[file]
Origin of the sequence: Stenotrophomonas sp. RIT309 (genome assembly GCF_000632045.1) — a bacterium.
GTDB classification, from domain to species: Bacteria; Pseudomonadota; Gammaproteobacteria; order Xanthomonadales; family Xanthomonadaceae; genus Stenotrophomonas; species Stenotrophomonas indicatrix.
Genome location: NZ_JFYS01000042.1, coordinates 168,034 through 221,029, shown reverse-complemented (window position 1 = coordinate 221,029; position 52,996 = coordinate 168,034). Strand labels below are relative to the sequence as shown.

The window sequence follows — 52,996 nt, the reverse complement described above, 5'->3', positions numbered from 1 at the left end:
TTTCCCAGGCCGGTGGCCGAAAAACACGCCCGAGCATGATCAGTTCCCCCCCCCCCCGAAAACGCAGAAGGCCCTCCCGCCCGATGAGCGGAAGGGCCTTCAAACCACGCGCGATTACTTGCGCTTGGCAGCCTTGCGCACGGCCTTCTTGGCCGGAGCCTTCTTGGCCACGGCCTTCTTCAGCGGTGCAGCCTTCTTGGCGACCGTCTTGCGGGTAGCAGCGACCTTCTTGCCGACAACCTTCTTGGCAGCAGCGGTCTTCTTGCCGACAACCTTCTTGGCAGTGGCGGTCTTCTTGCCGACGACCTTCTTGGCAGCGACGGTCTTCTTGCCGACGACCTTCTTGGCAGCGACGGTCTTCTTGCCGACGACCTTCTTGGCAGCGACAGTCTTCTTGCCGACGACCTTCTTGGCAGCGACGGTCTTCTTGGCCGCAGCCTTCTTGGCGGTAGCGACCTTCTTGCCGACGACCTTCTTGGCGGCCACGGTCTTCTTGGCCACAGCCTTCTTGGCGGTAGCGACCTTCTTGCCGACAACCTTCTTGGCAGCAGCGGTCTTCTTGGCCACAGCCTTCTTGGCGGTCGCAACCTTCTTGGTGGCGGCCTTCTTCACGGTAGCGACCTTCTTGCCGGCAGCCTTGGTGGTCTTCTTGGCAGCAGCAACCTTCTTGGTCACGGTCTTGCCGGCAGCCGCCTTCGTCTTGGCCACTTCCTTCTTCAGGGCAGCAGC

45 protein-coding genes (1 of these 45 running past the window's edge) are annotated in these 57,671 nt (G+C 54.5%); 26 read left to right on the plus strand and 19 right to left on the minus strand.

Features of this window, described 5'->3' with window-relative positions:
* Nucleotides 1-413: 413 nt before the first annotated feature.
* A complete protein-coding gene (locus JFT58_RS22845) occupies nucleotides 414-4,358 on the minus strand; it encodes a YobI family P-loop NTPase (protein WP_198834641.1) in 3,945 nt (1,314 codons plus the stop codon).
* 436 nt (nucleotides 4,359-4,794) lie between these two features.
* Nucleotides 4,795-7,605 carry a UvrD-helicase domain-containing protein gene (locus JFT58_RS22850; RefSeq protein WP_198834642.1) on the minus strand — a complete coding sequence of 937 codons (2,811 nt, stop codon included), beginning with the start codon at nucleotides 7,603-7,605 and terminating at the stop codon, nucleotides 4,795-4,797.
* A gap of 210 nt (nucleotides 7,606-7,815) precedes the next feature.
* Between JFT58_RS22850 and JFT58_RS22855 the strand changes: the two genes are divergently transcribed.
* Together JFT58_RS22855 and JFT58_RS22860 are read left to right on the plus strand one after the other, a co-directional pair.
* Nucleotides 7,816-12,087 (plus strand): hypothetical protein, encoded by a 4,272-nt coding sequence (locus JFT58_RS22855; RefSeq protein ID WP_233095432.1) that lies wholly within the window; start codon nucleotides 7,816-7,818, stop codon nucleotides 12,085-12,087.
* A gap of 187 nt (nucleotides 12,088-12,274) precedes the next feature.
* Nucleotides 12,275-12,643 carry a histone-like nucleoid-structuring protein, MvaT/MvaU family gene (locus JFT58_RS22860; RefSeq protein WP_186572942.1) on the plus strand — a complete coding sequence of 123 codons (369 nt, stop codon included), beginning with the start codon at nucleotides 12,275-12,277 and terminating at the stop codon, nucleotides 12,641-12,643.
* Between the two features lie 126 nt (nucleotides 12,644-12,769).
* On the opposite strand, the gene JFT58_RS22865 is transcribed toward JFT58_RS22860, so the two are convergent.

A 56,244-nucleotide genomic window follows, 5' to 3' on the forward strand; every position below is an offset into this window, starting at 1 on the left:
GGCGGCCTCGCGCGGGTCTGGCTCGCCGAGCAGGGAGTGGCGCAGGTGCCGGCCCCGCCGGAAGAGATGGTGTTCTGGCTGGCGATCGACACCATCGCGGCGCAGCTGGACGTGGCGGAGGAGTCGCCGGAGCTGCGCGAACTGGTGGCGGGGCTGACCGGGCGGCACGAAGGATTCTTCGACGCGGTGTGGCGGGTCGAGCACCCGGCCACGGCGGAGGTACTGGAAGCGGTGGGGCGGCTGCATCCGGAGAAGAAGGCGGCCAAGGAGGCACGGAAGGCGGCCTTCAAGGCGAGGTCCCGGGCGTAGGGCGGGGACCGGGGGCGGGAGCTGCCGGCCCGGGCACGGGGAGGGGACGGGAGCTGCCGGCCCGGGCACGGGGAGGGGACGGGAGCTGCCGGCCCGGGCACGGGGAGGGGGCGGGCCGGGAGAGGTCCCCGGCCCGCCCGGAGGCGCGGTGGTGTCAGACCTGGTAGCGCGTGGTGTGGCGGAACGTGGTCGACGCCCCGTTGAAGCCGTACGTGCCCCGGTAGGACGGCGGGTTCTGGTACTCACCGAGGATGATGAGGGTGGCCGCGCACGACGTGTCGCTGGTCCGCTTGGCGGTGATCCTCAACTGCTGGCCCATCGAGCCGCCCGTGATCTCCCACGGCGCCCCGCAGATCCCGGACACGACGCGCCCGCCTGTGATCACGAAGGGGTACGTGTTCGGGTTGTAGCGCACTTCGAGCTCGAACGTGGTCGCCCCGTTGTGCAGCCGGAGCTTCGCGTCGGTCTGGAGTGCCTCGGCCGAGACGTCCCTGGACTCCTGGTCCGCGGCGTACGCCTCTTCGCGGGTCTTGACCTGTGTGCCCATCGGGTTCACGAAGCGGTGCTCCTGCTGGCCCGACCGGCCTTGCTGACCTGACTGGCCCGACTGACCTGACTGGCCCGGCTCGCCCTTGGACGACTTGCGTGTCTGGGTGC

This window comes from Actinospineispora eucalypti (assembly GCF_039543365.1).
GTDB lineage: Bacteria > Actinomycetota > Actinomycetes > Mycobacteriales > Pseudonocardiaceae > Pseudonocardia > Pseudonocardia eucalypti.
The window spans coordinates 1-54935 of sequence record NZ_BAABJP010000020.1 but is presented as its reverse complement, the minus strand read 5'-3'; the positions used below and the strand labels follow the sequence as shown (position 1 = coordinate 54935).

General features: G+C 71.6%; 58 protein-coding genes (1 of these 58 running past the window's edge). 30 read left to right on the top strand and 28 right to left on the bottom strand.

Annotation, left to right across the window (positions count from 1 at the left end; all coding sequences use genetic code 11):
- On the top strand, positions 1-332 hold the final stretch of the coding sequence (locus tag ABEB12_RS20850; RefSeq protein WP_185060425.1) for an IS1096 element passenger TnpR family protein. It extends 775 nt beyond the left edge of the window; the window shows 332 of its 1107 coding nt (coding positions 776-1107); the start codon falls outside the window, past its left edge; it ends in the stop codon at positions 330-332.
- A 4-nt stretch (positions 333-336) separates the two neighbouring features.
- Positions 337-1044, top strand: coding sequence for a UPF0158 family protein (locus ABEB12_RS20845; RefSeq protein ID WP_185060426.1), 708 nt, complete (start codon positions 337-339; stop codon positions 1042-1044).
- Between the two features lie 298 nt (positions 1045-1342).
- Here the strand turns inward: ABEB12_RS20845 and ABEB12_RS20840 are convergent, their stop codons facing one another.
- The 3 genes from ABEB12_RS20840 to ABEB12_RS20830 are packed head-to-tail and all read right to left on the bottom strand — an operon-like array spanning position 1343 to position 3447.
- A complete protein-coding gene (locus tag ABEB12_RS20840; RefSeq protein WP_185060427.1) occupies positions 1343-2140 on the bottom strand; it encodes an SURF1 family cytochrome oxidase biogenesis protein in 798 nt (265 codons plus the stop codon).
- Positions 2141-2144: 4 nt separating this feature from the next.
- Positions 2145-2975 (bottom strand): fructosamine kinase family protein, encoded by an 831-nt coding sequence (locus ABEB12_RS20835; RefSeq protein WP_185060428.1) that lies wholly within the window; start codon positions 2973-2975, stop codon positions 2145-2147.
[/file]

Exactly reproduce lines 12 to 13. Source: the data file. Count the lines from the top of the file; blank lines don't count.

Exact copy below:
* A gap of 210 nt (nucleotides 7,606-7,815) precedes the next feature.
* Between JFT58_RS22850 and JFT58_RS22855 the strand changes: the two genes are divergently transcribed.